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Appliance Buyers Credit Corp. v. Zdeb

MARCH 1, 1972.




APPEAL from the Circuit Court of Winnebago County; the Hon. WM. R. NASH, Judge, presiding.


The plaintiff finance company brought this action against the defendant to recover certain funds loaned to him to finance his purchase of television sets and other appliances. The defendant raised as an affirmative defense his discharge in bankruptcy but the trial court found that "* * * the Defendant's conduct demonstrated a wilful and malicious injury by him to property of the plaintiff, and his debt to the plaintiff is therefore not dischargeable in bankruptcy, in accordance with the provisions of Sec. 17 of the Bankruptcy Act of the United States." Judgment in the amount of $26,176.87 was entered in favor of the plaintiff and this appeal followed.

The defendant had been a television and appliance dealer in Loves Park, Illinois under the name of Tony's Electronic Mart from 1959 to the time of his bankruptcy in 1967. In that business, Zdeb sold RCA and Whirlpool television sets as well as radios, air-conditioners and other electronic appliances. The inventory of television sets regularly stocked by Zdeb for display and sale was financed by the plaintiff (called ABCC) under an arrangement known as floor-plan financing. Under their agreement, ABCC would pay the distributors for the merchandise to be inventoried by the dealer for display and sale. The parties executed a written financing agreement whereby Zdeb gave ABCC a security interest in the merchandise thus obtained by him (as well as all of his other inventory) to secure his repayment of the monies advanced. The agreement also provided that Zdeb would "Immediately upon the sale of any chattel * * * pay the proceeds to you to the extent Debtor is indebted to you thereon." ABCC would make regular monthly checks at Zdeb's showrooms and warehouse to inspect and account for the inventory acquired by him and to collect payment for all items already sold.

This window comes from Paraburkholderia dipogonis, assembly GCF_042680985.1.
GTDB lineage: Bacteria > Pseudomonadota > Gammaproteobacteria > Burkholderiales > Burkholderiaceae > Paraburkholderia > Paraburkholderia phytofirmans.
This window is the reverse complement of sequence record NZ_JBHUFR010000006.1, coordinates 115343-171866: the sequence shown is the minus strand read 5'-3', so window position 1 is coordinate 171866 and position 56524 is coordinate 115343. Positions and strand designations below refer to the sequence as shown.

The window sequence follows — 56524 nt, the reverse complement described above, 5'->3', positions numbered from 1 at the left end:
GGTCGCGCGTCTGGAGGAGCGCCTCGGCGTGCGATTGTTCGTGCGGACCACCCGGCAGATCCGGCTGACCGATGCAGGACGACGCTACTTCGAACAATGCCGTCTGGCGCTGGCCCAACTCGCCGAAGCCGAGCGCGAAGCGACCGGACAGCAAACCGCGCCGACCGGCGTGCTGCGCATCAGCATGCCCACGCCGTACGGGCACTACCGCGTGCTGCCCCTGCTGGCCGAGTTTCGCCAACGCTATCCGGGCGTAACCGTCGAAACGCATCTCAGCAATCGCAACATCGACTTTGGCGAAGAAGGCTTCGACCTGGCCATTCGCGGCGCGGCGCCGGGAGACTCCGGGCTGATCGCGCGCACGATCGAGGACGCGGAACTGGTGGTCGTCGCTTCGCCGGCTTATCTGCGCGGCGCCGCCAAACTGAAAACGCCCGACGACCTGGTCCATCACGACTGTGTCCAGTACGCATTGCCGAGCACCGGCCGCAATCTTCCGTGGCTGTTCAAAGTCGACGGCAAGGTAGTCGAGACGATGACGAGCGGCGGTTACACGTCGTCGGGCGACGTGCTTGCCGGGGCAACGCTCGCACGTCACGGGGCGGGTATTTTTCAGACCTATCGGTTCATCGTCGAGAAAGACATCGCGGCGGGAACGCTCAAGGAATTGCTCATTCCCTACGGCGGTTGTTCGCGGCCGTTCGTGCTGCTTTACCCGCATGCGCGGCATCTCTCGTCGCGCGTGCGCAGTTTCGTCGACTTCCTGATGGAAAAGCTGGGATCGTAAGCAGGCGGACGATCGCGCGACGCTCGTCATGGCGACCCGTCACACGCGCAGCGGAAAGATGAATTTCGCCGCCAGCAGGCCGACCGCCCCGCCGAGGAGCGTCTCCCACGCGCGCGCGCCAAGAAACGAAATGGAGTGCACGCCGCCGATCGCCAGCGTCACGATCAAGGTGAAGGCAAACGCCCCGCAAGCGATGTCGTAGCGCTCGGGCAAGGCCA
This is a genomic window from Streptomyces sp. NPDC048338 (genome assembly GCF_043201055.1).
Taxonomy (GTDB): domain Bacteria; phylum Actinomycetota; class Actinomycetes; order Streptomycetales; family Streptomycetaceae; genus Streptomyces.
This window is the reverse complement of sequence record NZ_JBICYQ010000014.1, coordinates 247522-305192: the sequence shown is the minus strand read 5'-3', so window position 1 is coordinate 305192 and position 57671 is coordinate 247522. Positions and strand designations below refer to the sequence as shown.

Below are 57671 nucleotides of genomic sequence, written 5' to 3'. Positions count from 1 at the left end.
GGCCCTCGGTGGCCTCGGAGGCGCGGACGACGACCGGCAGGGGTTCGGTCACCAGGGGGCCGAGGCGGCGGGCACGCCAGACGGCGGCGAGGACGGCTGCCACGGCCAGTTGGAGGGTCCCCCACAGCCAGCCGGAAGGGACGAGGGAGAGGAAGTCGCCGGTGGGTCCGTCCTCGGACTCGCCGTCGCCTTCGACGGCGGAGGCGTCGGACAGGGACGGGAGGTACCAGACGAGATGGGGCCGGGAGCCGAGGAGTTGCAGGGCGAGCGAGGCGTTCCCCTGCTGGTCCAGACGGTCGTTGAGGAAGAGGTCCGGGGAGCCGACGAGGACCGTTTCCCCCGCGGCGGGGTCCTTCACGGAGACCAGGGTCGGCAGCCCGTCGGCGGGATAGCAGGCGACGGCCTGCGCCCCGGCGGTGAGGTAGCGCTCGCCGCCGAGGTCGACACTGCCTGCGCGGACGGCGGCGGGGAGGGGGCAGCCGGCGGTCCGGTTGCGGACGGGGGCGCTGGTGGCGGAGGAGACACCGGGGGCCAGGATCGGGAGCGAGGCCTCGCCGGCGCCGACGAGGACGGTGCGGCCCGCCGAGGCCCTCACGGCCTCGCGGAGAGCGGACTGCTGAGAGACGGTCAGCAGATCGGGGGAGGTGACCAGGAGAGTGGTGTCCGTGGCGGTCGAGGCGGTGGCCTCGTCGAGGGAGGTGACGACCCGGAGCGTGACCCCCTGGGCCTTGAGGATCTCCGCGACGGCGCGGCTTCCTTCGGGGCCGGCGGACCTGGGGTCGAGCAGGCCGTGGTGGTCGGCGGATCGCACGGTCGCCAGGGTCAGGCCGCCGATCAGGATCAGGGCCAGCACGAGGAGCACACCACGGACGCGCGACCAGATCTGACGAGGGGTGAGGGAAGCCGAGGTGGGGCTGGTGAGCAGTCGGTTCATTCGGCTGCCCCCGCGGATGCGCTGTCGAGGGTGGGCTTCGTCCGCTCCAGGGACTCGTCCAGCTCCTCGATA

It appears that business flourished for several years with a peak in 1965 when Zdeb sold 300 to 400 colored television sets. In May, 1967, however, Zdeb paid ABCC $14,000 with a check that was returned marked "not sufficient funds". On June 7, Thomas Hengels, the regular inspector employed by ABCC, and Robert Fowler, his supervisor, returned to Zdeb's store in reference to the bad check. After they received a partial payment by cashier's check, they reinspected the showroom and warehouse located about a block away. In the warehouse, they found about 75 to 100 cartons used to ship and contain colored television sets carefully stacked in rows 3 or 4 high with the serial numbers faced to the front. A closer inspection of the cartons disclosed, however, that 24 of them were actually empty. The empty cartons had been neatly resealed, with the wooden supports replaced inside, and placed under other, unopened cartons that still held new sets.

Hengels and Fowler returned to the store and advised Zdeb of the empty cartons and demanded immediate payment for the missing sets. Zdeb professed to know nothing of the empty cartons, mentioned the possibility of theft, but was unable to pay for the sets. ABCC immediately instituted a replevin action and recovered the balance of their merchandise. On the same day, Zdeb filed a voluntary petition in bankruptcy and was duly discharged. ABCC was a scheduled creditor in the bankruptcy proceeding.

Section 17 of the Bankruptcy Act (Sec. 35, Title 11, U.S.C.) provides, in part, "(a) A discharge in bankruptcy shall release a bankrupt from all of his provable debts, whether allowed in full or part, except such as * * * (2) are liabilities for * * * wilful and malicious injuries to persons or property of another * * *."

The last reported case in Illinois on the subject is the 1965 case of the First National Bank of Lansing v. Padjen (61 Ill. App.2d 310, 314). In that case, the defendant delivered a chattel mortgage to the plaintiff covering certain restaurant equipment to secure a debt. The mortgagee brought suit for the conversion of certain items included in the chattel mortgage by Padjen and he raised his subsequent discharge in bankruptcy as a defense. The facts showed that Padjen did dispose of several items without the knowledge or consent of the mortgagee. The appellate court held that this unauthorized disposition of the chattels was a "willful and malicious injury to property" within the meaning of Section 17 of the Bankruptcy Act and that the debt was therefore not discharged.